P&IDs play very important roles in plant maintenance and modification in that they demonstrate the physical sequence of equipment and system as well as how they all connect. During the Design stage they provide the basis for the development of system control schemes, allowing for further safety and operational investigations like HAZOP (Hazards and Operability Study).
Piping on a piping and instrumentation diagram(P&ID) is indicated by:
- Usage: For example, process, drain, nitrogen, blow down, etc.
- Line Number: The identification number of the line on the plant.
- Size: Usually in inches.
- Piping Class: The piping specification, both material and pressure rating
- The insulation class
The specification is usually given using American standards e.g. American Society of Mechanical Engineers (ASME) or American Petroleum Institute (API). Each installation uses slightly different methods to do this but the end result is the same. A typical example is given below:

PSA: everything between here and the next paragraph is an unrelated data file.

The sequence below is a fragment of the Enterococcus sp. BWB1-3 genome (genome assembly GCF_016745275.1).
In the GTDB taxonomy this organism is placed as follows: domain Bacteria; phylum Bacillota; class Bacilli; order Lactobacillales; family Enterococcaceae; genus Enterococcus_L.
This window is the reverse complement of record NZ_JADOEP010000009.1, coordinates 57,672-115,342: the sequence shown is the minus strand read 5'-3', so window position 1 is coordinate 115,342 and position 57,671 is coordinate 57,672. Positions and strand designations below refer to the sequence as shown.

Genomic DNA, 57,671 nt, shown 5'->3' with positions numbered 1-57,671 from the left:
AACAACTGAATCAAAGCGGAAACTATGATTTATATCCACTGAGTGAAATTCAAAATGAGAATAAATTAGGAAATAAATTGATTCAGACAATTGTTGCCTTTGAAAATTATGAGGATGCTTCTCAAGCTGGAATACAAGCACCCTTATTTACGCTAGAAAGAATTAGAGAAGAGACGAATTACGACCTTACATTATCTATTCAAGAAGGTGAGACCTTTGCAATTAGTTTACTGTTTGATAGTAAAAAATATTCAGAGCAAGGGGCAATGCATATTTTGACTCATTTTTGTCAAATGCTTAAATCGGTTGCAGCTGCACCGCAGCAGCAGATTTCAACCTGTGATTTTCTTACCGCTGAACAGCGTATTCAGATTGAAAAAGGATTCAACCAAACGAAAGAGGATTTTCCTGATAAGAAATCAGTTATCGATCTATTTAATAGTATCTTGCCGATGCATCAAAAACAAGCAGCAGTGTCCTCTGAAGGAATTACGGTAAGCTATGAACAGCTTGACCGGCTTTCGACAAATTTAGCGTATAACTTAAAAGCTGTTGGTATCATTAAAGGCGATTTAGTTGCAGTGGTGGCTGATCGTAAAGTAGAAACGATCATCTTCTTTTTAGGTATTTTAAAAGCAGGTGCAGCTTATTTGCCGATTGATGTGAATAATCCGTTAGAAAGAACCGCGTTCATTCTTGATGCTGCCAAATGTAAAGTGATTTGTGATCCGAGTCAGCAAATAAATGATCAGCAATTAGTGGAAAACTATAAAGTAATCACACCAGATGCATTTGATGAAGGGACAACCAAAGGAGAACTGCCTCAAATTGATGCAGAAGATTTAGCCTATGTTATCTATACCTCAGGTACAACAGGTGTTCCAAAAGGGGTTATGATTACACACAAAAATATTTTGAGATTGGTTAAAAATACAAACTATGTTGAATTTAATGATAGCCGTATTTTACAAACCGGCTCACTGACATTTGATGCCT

3” - Signifies the line size in inches, i.e the line size here is 3 inches
P - Signifies fluid service
12007 – 12 here Signifies unit or facility number while 007 denotes the serial number
A11A - denotes the piping service class
H - denotes the insulation type
30 - denotes the insulation thickness
If we further break the piping service class A11A down, we see that:
A - denotes the flange rating
11 - denotes the piping material
A - a suffix qualifying the piping material
The designation here may be a little different from the ones you may come across but the basic components below will always be part of the piping designation in a piping and instrumentation diagram:
- Line number
- Piping class and
- Insulation class